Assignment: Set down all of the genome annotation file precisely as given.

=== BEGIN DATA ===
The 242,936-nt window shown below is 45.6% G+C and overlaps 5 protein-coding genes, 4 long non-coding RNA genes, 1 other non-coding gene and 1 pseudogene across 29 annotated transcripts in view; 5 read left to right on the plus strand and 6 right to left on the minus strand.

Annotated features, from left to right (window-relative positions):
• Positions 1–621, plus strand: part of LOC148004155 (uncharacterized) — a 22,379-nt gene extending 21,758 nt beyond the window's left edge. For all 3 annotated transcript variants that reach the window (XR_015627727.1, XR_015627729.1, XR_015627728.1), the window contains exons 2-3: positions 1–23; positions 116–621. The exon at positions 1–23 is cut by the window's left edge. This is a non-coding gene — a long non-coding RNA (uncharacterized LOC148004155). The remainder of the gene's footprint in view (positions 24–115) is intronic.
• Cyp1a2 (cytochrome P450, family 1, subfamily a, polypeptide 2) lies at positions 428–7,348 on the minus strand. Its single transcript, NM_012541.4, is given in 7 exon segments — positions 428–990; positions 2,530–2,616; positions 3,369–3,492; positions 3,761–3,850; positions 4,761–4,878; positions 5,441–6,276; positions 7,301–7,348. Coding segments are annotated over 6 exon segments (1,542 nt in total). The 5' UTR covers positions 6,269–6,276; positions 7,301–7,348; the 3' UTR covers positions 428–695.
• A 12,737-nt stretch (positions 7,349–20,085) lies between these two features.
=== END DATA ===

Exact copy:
The 242,936-nt window shown below is 45.6% G+C and overlaps 5 protein-coding genes, 4 long non-coding RNA genes, 1 other non-coding gene and 1 pseudogene across 29 annotated transcripts in view; 5 read left to right on the plus strand and 6 right to left on the minus strand.

Annotated features, from left to right (window-relative positions):
• Positions 1–621, plus strand: part of LOC148004155 (uncharacterized) — a 22,379-nt gene extending 21,758 nt beyond the window's left edge. For all 3 annotated transcript variants that reach the window (XR_015627727.1, XR_015627729.1, XR_015627728.1), the window contains exons 2-3: positions 1–23; positions 116–621. The exon at positions 1–23 is cut by the window's left edge. This is a non-coding gene — a long non-coding RNA (uncharacterized LOC148004155). The remainder of the gene's footprint in view (positions 24–115) is intronic.
• Cyp1a2 (cytochrome P450, family 1, subfamily a, polypeptide 2) lies at positions 428–7,348 on the minus strand. Its single transcript, NM_012541.4, is given in 7 exon segments — positions 428–990; positions 2,530–2,616; positions 3,369–3,492; positions 3,761–3,850; positions 4,761–4,878; positions 5,441–6,276; positions 7,301–7,348. Coding segments are annotated over 6 exon segments (1,542 nt in total). The 5' UTR covers positions 6,269–6,276; positions 7,301–7,348; the 3' UTR covers positions 428–695.
• A 12,737-nt stretch (positions 7,349–20,085) lies between these two features.